- The MLB revealed a set of sweeping changes concerning how teams prepare and handle the baseballs used during games
- The announcement came shortly after a scary incident involving Justin Upton
- Michael Lorenzen blamed a slippery ball after accidentally hitting Upton in the head with a pitch last week
It’s been virtually impossible to ignore conversations about Major League Baseball returning to the Dead Ball Era thanks to the statistically-proven drop in exit velocity, distance, and other metrics we’ve witnessed this season,
Plenty of players have voiced their displeasure with the balls the league is currently using, and the list of people who’ve aired their grievances has also included some pitchers who have run into issues despite benefiting from the dip in offensive production they’re allegedly responsible for.
That includes Los Angeles Angels hurler Michael Lorenzen, who was understandably in the mood to vent after he inadvertently drilled Justin Upton in the head with a 91 MPH fastball during a game against the Mariners on Friday night.
Justin Upton is in the lineup the day after this. Pretty badass pic.twitter.com/HXovcEP5dn
— Jomboy Media (@JomboyMedia) June 18, 2022
Lorenzen blamed the “slick” baseball he was handed during his outing for the lack of control while speaking to reporters after the game and made it very clear he placed the bulk of the responsibility on the league for the incident.
Here are more of Lorenzen's comments: pic.twitter.com/P6Md28R4Xj
— Jeff Fletcher (@JeffFletcherOCR) June 18, 2022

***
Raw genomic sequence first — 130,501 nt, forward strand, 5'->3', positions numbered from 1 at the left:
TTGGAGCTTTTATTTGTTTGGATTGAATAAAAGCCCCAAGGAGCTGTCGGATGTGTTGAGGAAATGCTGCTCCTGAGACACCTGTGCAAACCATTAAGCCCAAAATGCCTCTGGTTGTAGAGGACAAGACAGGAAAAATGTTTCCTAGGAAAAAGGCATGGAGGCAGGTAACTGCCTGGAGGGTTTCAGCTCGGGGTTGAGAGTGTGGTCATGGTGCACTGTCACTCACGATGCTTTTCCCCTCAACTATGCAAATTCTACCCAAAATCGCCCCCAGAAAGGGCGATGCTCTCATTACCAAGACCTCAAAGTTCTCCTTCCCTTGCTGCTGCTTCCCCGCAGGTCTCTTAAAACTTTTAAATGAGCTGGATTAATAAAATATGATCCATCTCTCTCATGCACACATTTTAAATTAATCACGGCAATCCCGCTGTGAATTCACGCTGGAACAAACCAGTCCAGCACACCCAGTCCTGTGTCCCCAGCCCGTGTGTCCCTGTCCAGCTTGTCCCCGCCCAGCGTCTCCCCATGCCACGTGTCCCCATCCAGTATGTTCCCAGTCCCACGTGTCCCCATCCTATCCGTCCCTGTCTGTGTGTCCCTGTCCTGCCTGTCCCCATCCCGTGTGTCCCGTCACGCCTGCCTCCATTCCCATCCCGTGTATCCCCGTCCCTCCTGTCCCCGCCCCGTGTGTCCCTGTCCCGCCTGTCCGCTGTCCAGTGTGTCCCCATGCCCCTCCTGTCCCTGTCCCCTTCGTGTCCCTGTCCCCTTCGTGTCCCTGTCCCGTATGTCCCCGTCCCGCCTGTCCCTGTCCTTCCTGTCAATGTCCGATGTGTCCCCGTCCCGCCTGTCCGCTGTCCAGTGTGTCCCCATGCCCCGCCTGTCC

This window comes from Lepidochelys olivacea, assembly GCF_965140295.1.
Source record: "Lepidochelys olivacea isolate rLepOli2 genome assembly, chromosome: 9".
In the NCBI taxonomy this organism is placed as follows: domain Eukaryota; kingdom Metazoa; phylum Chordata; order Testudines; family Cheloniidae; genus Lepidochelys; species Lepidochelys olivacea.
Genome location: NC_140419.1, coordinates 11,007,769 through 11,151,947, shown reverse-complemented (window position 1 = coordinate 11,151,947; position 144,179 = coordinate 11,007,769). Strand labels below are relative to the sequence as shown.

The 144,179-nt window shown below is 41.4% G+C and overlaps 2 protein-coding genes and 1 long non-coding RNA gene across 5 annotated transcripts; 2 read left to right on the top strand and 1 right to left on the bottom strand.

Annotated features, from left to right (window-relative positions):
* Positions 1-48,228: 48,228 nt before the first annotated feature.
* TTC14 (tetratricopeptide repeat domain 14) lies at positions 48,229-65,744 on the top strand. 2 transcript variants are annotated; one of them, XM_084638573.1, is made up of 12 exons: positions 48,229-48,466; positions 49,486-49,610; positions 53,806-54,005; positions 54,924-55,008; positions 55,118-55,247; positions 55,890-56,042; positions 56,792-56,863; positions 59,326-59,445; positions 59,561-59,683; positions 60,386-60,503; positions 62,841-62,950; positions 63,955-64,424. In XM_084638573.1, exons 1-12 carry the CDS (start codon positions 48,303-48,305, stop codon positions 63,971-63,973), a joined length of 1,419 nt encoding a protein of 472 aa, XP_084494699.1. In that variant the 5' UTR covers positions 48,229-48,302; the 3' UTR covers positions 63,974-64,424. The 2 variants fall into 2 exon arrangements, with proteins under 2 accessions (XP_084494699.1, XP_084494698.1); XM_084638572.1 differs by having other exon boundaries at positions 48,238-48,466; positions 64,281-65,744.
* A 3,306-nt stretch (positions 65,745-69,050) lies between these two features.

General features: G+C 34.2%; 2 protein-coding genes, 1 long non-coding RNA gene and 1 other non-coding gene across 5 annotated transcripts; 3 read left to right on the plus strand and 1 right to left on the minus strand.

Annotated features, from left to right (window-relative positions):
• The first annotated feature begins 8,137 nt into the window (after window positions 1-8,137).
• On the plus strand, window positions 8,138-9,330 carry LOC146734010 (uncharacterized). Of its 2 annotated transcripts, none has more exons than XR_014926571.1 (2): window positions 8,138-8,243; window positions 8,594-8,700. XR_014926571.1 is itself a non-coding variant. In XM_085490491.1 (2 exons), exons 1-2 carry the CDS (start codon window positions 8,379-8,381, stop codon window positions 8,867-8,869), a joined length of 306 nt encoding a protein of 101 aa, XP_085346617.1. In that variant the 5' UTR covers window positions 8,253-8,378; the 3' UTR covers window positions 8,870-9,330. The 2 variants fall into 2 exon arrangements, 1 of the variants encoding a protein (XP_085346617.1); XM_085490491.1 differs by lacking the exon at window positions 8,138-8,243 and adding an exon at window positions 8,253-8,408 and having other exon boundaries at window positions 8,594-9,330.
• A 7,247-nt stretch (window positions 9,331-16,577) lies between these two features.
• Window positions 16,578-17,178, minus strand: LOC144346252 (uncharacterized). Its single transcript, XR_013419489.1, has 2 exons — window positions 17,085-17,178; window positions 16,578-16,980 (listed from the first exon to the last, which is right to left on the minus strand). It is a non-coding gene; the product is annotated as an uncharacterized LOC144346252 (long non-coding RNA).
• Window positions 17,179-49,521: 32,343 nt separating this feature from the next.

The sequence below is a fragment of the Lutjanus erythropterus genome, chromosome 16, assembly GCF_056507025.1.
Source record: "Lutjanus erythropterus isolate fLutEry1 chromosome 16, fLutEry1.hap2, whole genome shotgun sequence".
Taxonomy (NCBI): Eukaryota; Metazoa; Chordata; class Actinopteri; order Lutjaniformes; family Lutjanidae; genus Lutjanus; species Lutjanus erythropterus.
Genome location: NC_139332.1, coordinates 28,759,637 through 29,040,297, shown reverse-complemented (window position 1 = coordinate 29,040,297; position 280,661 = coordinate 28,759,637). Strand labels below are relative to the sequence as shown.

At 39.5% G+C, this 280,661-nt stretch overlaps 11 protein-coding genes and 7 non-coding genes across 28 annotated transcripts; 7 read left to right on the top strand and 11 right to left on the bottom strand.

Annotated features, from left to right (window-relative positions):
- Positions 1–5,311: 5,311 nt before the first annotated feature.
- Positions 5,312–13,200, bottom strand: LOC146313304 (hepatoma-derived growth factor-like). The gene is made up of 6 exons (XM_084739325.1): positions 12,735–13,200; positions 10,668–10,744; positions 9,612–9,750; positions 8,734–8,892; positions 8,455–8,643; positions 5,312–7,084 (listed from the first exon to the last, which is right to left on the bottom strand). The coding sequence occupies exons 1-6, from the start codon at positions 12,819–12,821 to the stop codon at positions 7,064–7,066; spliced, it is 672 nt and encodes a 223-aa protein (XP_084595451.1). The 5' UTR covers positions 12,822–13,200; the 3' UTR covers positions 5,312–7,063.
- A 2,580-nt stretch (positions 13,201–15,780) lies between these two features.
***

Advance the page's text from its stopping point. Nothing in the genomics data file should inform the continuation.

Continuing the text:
It didn’t take long for the MLB to respond, as ESPN reports the league has unveiled a new set of regulations for its baseballs in the hopes of addressing the problem (which are reportedly the result of months of conversations with players and teams).
Lorenzen alluded to one of the primary points of focus during his postgame comments, as all of its baseballs are supposed to be rubbed with a specific type of mud from the Delaware River (which it buys from the secretive family operation that’s had a monopoly on the market for decades) to cut down on their out-of-the-box slickness prior to being used in a game.
The MLB was previously content to allow teams to dictate how the mud should be applied to baseballs, but they will now be forced to abide by a strict set of regulations concerning the length and specific motions of the rubbing method. The league also introduced some more minor tweaks, including a clause that mandates all muddied-up baseballs must chill for at least two weeks in the humidors that weren’t universally harnessed across ballparks until this year.
Only time will tell if this will be a sufficient fix, but based on the complaints we’ve heard so far, it’s hard to imagine it can make things much worse.